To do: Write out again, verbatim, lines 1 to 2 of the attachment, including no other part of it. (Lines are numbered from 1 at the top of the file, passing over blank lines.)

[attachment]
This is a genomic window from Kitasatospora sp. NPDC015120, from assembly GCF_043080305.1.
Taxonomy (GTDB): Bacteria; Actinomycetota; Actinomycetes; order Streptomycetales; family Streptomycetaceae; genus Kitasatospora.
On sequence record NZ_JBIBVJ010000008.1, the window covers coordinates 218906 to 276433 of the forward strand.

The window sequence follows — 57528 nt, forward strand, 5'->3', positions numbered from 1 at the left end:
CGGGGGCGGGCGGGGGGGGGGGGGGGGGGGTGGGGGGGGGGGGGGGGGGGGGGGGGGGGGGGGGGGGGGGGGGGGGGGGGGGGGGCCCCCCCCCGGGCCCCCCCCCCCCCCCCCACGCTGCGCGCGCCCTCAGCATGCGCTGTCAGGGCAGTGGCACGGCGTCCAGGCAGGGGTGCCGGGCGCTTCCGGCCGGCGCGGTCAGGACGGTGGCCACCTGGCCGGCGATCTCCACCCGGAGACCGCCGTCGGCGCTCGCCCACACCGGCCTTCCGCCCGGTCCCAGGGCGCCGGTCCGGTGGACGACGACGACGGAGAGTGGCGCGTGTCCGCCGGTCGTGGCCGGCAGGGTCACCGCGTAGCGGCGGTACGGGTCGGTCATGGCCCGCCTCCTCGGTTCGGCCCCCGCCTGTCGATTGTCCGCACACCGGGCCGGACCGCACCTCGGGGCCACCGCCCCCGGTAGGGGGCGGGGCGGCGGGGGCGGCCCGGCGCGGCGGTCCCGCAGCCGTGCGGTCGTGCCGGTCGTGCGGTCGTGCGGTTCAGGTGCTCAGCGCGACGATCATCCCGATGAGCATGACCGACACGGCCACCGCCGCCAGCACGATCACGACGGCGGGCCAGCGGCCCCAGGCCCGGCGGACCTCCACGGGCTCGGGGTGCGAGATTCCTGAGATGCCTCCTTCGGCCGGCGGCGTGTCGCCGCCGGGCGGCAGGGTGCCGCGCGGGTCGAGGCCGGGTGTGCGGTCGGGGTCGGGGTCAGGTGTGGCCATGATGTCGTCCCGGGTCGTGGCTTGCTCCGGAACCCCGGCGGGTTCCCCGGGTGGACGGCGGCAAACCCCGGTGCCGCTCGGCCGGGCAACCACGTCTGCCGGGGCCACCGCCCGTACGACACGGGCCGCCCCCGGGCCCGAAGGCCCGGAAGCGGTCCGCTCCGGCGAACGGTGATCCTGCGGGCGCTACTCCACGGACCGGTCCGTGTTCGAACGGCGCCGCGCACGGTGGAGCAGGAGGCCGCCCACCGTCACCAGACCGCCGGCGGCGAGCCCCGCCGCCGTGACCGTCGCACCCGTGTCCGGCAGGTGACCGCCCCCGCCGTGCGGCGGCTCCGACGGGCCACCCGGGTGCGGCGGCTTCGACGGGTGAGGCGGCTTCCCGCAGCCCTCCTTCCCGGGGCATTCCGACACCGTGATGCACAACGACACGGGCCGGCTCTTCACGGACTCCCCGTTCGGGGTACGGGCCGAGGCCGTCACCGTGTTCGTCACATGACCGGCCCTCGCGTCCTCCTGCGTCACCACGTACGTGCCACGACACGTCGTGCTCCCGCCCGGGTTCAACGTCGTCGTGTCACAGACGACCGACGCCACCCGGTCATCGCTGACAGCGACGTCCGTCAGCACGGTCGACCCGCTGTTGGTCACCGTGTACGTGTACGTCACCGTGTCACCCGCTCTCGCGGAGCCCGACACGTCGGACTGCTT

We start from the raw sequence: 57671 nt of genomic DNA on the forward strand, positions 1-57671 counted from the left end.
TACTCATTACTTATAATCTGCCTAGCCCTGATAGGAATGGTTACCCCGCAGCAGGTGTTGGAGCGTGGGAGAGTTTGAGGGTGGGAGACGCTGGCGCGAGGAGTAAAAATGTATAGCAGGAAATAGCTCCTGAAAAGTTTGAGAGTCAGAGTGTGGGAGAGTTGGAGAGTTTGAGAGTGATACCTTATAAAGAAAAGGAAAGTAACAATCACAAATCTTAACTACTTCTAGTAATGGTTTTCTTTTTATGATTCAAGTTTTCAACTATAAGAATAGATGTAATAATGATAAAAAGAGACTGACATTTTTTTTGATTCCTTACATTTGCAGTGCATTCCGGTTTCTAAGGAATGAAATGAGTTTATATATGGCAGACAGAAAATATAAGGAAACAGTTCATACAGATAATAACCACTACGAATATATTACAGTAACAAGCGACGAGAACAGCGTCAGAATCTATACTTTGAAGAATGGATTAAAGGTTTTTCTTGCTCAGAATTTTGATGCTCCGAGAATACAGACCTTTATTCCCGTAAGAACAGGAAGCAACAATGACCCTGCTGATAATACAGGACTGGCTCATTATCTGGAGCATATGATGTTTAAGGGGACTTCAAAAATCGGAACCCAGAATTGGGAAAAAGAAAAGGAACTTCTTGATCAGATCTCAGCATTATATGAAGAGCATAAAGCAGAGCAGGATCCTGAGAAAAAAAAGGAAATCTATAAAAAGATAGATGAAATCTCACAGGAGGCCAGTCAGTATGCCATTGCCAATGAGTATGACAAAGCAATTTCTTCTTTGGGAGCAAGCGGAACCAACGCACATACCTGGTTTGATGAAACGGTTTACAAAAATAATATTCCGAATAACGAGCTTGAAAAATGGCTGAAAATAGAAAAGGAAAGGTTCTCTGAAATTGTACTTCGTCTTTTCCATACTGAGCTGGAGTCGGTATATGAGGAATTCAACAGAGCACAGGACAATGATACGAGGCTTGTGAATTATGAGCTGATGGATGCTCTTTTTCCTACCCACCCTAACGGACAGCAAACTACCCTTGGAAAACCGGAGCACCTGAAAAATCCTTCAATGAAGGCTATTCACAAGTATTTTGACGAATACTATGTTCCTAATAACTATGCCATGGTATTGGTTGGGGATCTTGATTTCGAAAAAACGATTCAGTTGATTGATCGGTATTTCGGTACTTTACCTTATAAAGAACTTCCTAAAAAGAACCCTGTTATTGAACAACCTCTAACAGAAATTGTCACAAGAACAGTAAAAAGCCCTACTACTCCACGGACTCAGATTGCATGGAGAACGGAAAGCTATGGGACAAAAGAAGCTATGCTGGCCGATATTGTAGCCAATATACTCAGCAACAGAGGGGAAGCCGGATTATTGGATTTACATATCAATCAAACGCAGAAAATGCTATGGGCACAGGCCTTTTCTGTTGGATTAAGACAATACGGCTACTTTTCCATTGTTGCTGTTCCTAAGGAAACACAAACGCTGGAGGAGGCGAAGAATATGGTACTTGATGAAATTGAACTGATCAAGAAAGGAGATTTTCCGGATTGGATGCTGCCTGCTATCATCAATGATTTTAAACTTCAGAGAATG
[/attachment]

This is a genomic window from Kitasatospora sp. NPDC015120, from assembly GCF_043080305.1.
Taxonomy (GTDB): Bacteria; Actinomycetota; Actinomycetes; order Streptomycetales; family Streptomycetaceae; genus Kitasatospora.